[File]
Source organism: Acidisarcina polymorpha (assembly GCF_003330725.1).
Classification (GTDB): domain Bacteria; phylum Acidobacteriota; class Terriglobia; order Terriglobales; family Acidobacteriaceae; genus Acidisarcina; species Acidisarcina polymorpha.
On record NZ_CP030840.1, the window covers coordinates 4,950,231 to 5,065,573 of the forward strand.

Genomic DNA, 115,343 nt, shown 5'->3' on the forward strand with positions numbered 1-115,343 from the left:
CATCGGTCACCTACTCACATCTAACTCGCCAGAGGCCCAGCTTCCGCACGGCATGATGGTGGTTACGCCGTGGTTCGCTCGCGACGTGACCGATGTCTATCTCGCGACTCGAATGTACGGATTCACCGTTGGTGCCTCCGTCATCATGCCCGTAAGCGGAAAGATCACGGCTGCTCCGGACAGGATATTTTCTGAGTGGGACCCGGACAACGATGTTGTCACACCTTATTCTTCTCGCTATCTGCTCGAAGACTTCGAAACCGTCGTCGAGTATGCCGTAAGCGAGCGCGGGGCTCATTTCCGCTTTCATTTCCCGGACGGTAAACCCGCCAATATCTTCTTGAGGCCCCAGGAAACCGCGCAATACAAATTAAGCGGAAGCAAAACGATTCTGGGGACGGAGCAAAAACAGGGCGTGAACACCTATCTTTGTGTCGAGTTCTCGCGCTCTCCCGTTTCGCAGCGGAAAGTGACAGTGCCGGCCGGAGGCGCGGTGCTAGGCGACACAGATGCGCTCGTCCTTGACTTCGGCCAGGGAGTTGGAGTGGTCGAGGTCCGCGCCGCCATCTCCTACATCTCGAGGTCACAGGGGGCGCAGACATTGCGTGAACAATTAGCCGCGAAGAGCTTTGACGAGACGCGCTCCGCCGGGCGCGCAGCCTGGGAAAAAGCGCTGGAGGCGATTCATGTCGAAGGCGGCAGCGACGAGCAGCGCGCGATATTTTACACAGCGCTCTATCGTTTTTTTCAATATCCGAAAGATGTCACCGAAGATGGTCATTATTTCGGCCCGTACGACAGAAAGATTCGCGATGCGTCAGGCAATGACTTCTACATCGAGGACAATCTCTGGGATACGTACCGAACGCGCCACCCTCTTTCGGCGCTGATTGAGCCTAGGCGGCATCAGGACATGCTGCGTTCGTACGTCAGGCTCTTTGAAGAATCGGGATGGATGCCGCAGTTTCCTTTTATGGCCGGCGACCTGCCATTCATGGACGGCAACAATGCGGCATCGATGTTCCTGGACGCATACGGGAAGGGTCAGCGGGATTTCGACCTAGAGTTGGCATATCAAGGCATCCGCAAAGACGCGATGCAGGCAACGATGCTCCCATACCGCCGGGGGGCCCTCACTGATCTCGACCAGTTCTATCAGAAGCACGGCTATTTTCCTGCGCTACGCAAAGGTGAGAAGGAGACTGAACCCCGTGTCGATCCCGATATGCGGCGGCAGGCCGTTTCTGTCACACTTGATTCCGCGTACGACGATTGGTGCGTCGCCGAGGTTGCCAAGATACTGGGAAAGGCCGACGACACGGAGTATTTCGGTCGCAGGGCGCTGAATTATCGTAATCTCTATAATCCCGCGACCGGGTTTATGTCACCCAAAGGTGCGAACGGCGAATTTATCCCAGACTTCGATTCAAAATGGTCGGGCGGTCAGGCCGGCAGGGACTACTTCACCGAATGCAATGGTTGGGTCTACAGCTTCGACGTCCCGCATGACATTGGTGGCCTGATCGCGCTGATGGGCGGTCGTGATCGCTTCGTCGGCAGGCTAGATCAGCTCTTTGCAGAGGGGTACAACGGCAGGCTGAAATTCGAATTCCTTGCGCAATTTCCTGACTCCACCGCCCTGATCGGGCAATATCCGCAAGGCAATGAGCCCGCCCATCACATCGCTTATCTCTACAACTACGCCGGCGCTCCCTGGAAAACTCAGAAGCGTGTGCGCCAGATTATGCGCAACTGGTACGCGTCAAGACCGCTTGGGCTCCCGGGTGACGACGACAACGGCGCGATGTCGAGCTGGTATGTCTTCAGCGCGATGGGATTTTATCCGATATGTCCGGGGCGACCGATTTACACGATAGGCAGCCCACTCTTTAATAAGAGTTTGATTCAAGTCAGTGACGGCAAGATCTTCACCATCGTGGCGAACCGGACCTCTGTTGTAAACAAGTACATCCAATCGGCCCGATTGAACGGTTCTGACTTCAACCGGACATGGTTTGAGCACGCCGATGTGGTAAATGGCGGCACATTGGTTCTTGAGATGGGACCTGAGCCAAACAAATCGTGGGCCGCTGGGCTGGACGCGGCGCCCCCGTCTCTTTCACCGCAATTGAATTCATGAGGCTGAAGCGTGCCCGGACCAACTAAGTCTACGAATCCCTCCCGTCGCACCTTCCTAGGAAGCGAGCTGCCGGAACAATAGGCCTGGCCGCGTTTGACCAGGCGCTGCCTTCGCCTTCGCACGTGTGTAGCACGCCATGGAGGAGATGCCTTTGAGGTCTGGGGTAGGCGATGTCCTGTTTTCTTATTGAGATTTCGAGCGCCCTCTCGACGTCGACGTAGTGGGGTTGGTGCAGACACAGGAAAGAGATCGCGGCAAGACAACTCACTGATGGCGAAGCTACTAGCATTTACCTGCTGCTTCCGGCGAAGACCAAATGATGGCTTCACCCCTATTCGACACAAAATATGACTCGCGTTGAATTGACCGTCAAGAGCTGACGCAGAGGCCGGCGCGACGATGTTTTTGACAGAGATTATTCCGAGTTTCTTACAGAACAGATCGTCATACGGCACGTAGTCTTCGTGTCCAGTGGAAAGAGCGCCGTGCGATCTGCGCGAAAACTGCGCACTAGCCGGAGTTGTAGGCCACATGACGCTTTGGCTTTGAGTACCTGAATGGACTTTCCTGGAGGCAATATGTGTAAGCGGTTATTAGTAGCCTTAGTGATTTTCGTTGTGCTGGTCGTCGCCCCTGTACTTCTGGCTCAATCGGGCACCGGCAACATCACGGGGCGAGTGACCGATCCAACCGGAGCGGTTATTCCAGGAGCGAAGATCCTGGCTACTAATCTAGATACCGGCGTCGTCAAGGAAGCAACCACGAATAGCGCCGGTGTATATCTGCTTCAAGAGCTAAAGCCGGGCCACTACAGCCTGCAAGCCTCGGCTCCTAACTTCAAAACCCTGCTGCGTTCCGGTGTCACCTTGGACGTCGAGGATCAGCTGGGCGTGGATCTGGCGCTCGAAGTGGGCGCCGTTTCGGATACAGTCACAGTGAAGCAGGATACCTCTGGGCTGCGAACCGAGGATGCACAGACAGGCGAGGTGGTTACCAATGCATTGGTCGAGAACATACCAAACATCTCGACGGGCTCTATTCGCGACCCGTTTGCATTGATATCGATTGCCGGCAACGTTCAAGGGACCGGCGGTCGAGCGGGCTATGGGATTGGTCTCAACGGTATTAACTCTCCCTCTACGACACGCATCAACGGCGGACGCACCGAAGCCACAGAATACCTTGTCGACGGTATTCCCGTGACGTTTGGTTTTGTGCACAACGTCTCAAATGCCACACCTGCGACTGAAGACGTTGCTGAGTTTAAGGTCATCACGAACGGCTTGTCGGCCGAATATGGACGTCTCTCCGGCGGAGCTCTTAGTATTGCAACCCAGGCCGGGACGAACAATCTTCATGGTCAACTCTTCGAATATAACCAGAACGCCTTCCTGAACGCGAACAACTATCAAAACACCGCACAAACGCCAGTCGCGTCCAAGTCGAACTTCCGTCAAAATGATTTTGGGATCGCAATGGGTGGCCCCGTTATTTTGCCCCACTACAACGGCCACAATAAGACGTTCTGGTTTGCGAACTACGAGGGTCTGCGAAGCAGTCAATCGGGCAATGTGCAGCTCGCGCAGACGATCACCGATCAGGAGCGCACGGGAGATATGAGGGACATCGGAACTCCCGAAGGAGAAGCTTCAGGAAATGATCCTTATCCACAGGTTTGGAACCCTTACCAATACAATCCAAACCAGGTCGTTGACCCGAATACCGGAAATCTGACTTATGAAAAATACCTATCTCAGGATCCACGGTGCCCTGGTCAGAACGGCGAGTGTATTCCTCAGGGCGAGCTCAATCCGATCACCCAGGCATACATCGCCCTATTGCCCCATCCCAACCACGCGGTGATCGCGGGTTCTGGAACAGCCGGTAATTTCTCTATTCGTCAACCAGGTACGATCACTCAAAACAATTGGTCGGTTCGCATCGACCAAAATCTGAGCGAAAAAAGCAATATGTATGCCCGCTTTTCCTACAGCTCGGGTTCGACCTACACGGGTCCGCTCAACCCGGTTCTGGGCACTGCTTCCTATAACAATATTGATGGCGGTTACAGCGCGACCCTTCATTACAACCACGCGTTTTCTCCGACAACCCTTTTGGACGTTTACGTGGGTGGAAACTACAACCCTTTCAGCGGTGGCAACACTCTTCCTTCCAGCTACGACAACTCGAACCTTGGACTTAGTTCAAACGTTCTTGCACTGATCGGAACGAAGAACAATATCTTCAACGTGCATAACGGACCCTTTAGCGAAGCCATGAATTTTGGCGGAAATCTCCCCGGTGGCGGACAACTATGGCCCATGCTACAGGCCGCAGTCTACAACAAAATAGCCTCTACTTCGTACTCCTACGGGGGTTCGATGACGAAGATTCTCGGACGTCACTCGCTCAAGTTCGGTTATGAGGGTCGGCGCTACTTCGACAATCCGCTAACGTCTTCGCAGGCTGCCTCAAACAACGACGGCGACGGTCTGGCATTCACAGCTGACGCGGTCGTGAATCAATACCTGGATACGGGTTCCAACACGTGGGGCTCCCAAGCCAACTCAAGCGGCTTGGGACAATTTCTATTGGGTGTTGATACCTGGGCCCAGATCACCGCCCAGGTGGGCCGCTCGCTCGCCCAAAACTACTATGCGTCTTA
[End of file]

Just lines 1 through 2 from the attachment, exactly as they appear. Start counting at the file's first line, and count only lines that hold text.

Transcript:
Source organism: Acidisarcina polymorpha (assembly GCF_003330725.1).
Classification (GTDB): domain Bacteria; phylum Acidobacteriota; class Terriglobia; order Terriglobales; family Acidobacteriaceae; genus Acidisarcina; species Acidisarcina polymorpha.